Two years the Malabar Era began and Quilon became the premier city of the Malabar region ahead of Travancore and Cochin. Kollam Port was founded by Mar Sabor at Tangasseri in 825 as an alternative to reopening the inland sea port of Kore-ke-ni Kollam near Backare, known as Nelcynda and Tyndis to the Romans and Greeks and as Thondi to the Tamils. Kollam is a coastal city on the banks of Ashtamudi Lake that took the title God's Own Country without much demur; the Ashtamudi Lake lie about 71 kilometres north of Thiruvananthapuram. The city hosts the administrative offices of Kollam district and is a prominent trading city for the state; the proportion of females to males in Kollam city is second highest among the 500 most populous cities in India. Kollam is the least polluted city in India. Four major trading centers around Kollam are Kottarakara, Punalur and Karunagapally. Kollam is an ancient trading town – trading with Romans, Chinese and other Orientals – mentioned in historical citations dating back to Biblical times and the reign of Solomon, connecting with Red Sea ports of the Arabian Sea.
There was internal trade through the Punalur Pass connecting the ancient town to Tamil Nadu. The overland trade in pepper by bullock cart and the trade over the waterways connecting Allepey and Cochin established trade linkages that enabled it to grow into one of the earliest Indian industrial townships; the rail links established to Tamil Nadu supported still stronger trade links. The factories processing marine exports and the processing and packaging of cashewnuts extended its trade across the globe. Kollam is the fifth largest in terms of corporation area, it is known for cashew coir manufacturing. Ashtamudi Lake is considered the southern gateway to the backwaters of Kerala and is a prominent tourist destination at Kollam; the Kollam urban area includes suburban towns such as Paravur in the south, Kundara in the east and Karunagapally in the north of the city. Other important towns in the city suburbs are Eravipuram, Kottiyam and Chavara. Kollam appeared as Palombe in Mandeville's Travels, where he claimed it contained a Fountain of Youth.
During the stages of the rule of the Chera monarchy in Kerala, Kollam emerged as the focal point of trade and politics. Kollam continues to be a major business and commercial centre in the Southern Kerala. In 825 CE, the Malayalam calendar, or Kollavarsham, was created in Kollam at meetings held in the city; the present Malayalam calendar is said to have begun with the re-founding of the town, rebuilt after its destruction by a fire. The name Kollam is believed meaning pepper; as the ancient city of Quilon, Kollam was a flourishing port during the Chera dynasty, became the capital of the independent Venad or Kingdom of Quilon on its foundation in c. 825. Kollam was considered one of the four early entrepots in global sea trade during the 13th century, along with Alexandria and Cairo in Egypt, the Chinese city of Quanzhou, Malacca in the Malaysian archipelago Along with Pattanam, Quilon was an ancient seaport on the Malabar Coast of India from the early centuries before the Christian era; the city had a high commercial reputation from the days of the Phoenicians and Ancient Romans.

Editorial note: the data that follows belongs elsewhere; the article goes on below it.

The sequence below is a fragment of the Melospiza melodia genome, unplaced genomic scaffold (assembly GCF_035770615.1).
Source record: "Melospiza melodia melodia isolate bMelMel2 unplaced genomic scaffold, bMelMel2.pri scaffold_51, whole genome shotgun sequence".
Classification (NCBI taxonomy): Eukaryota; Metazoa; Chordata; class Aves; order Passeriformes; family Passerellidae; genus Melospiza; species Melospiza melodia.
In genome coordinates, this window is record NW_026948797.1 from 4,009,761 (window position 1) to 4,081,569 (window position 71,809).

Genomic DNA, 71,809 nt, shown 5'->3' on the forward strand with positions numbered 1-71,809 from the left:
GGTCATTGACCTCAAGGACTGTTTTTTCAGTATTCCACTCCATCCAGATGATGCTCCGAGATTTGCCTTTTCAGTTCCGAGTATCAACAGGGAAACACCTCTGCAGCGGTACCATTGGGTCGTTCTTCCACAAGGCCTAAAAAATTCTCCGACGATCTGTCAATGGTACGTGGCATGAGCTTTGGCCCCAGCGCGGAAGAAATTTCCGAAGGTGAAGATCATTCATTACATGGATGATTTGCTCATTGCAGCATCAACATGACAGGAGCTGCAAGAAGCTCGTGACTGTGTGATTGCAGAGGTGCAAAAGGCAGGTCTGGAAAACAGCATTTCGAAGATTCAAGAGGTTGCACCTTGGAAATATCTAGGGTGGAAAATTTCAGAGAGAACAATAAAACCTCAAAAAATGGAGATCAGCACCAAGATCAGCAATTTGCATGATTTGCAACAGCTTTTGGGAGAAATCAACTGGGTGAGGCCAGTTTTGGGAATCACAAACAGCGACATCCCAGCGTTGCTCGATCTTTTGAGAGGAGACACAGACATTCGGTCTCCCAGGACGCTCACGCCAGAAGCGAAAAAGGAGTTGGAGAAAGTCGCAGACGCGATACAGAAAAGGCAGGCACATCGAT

Pliny the Elder mentions Greek ships anchored at Nelcynda. There was a land route over the Western Ghats. Spices, pearls and silk were exported to Egypt and Rome from these ports. Pearls and diamonds came to the Chera Kingdom from Ceylon and the southeastern coast of India known as the Pandyan Kingdom. Cosmas Indicopleustes, a Greek Nestorian sailor, in his book the Christian Topography who visited the Malabar coast in 550, mentions an enclave of Christian believers in Male, he writes, "In the island of Tabropane, there is a church of Christians, clerics and faithful. At Male, where the pepper grows, in the farming community of Kalliana there is a bishop consecrated in Persia in accordance with the Nicea sunnahadose of 325 AD." The Nestorian Patriarch Jesujabus, who died in 660 AD, mentions Kollam in his letter to Simon, Metropolitan of Persia. The port at Kollam known as Quilon, was founded in 825 by the Nestorian Christians Mar Sabor and Mar Proth with sanction from Ayyanadikal Thiruvadikal, the king of the independent Venad or State of Quilon, a feudatory under the Chera kingdom.
It is believed that Mar Sapor Iso also
St. George's Church, Kadamattom
Kadamattom Church is an ancient Christian church located in Kadamattom near Kolenchery, Kerala, India. The church is believed to have been established in the 9th century by Mar Sabor. Kadamattom church is situated next to National Highway 49 between Kolenchery and Muvattupuzha towns in the Ernakulam District. While traveling from Kochi towards the east, the church is seen on the north side of the road 2 kilometres beyond the Kolenchery Medical College Junction. While traveling from Muvattupuzha towards Kolenchery, the church lies 1 kilometre after the Peruvammuzhi Junction. On entering the church, on the left there is a photograph of Mar Sabor Metropolitan, the Reverend Paulose, the mentor of Kadamattathu Kathanar, it is believed that Mar Sabor, a Persian high priest established the church with the help of Kartha, the local ruler of Kadamattom. Mar Sabro was not only a theologian but a conjurer, he stayed in a hut with her only son Paulose. Paulose assisted Mar Sabor for years and Paulose was ordained a priest.
The tomb of Mar Thoma IX lies on the left side just outside the altar room. A 9th-century stone Persian cross with four equal-size arms sits on the right wall of the Madbaha or altar room; the arms is claimed to have been made by Mar Sabor. Around the cross is engraved a Pahlavi inscription. Kadamattom feast is one of the major festivals observed held during the January – February period, it marks the death anniversary of Kadamattathu Kathanar. Church website maintained by Malankara Orthodox Syrian Church Church website maintained by Jacobite Syrian Christian Church